I'll be 25 this year – hello "quarter" life crisis! – and in typical Gen Y style I'm already planning a career shift. I write and direct little shorts in my spare time, so I've signed myself up for film school at AFTRS to try and accelerate this. Here's hopin'.

    Anyway, thanks for the practical tips, provoking questions – and for answering my little question about chick flicks. <3

  26. @ Escarondito & Paul
    Thanks for the interest, fellas. You never can tell where you'll find Superhero fans. Paul, do you have a particular e-mail you'd like me to use to get you a PDF?

  27. Lacy and Kevin I have a question, well a couple. First, do you read Joe Konrath's blog? If you don't it's really good. And second, I've been working on a straight up book and have been reworking two of my scripts to attempt exactly what you're doing. What are your numbers on the Kindle, if you don't mind sharing? And do you have a sweet spot price point? Everywhere I look its $2.99.
    Thanks, and great to hear from other writers.

  28. Well, I'm a follower of you on Twitter cause I follow a number of writers and they follow you -

    Anyway, I'm Jami JoAnne Russell - don't call me JJ or I'll have to hurt you. (I use the JoAnne part because when I use "Jami Russell" in writing people tend to assume Jami is short for James....)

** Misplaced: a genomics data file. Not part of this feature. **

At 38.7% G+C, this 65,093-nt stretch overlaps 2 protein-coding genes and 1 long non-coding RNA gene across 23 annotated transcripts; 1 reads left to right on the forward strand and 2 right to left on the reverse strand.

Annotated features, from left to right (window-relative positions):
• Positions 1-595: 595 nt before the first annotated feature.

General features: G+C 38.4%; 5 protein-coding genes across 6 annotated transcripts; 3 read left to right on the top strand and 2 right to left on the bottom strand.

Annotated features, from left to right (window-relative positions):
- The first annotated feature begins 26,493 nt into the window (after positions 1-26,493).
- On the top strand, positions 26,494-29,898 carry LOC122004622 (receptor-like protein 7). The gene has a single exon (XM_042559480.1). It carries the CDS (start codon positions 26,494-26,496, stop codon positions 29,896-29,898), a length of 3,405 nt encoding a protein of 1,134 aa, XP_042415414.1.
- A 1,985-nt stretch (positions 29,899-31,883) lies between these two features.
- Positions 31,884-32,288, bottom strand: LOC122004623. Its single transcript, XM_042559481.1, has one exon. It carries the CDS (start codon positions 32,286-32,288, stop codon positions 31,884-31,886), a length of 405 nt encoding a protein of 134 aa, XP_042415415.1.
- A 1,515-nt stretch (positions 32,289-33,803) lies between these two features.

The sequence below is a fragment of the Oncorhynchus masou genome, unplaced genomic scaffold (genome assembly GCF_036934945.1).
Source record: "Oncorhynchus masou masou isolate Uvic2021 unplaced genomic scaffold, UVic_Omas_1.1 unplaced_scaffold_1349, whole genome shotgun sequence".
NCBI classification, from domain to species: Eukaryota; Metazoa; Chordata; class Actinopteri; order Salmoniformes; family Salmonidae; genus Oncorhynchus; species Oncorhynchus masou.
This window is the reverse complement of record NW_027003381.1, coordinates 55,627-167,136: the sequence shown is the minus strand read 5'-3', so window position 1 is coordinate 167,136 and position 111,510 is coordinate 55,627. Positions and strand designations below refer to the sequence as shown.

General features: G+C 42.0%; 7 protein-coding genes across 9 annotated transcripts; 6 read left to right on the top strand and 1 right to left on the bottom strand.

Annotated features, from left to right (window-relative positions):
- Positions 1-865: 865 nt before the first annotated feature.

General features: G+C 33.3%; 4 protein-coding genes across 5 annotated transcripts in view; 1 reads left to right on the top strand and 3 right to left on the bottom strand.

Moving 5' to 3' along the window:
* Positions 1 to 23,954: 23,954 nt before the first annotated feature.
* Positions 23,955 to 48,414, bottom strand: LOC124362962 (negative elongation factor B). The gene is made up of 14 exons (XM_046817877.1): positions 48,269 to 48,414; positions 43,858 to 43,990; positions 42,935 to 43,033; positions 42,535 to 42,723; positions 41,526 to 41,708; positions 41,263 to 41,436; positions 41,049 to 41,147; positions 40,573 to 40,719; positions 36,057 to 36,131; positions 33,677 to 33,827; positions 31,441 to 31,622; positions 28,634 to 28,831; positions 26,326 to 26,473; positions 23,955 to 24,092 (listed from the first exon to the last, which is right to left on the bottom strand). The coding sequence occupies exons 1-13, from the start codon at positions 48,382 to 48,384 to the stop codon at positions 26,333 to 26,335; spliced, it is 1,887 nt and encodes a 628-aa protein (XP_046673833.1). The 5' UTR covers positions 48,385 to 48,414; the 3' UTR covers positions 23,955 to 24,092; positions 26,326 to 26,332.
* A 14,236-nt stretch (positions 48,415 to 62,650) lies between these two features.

I'm the youngest of four and the only girl. I want to make a decent living singing the songs I love, but until people wake up to the fact I'm America's Susan Boyle - except I'm a dog person & I have been kissed - I mostly get paid for being a library clerk. I sing music ranging from Big Band to Disco.

    Right now I'm working on a demo album of songs that are all attached somehow - mostly recorded, in one it's composer credit - to a performer whom died young - Glenn Miller, Elvis Presley, Buddy Holly, John Lennon*, Mama Cass, Marilyn Monroe, Karen Carpenter, Maurice Gibb, Billie Holiday, and Michael Jackson for sure - and I'm working on a song Andy Gibb sang if I get it done well I'm going to put it in too.

    *(The John Lennon one is "Yesterday" which he has composer credit to, though hard core fans tell me that really only Paul McCartney wrote & sang the song. However, it was done when he was part of the Beatles and John has composer's credit. I wouldn't even include a Beatles' song except they were Buddy Holly fans.)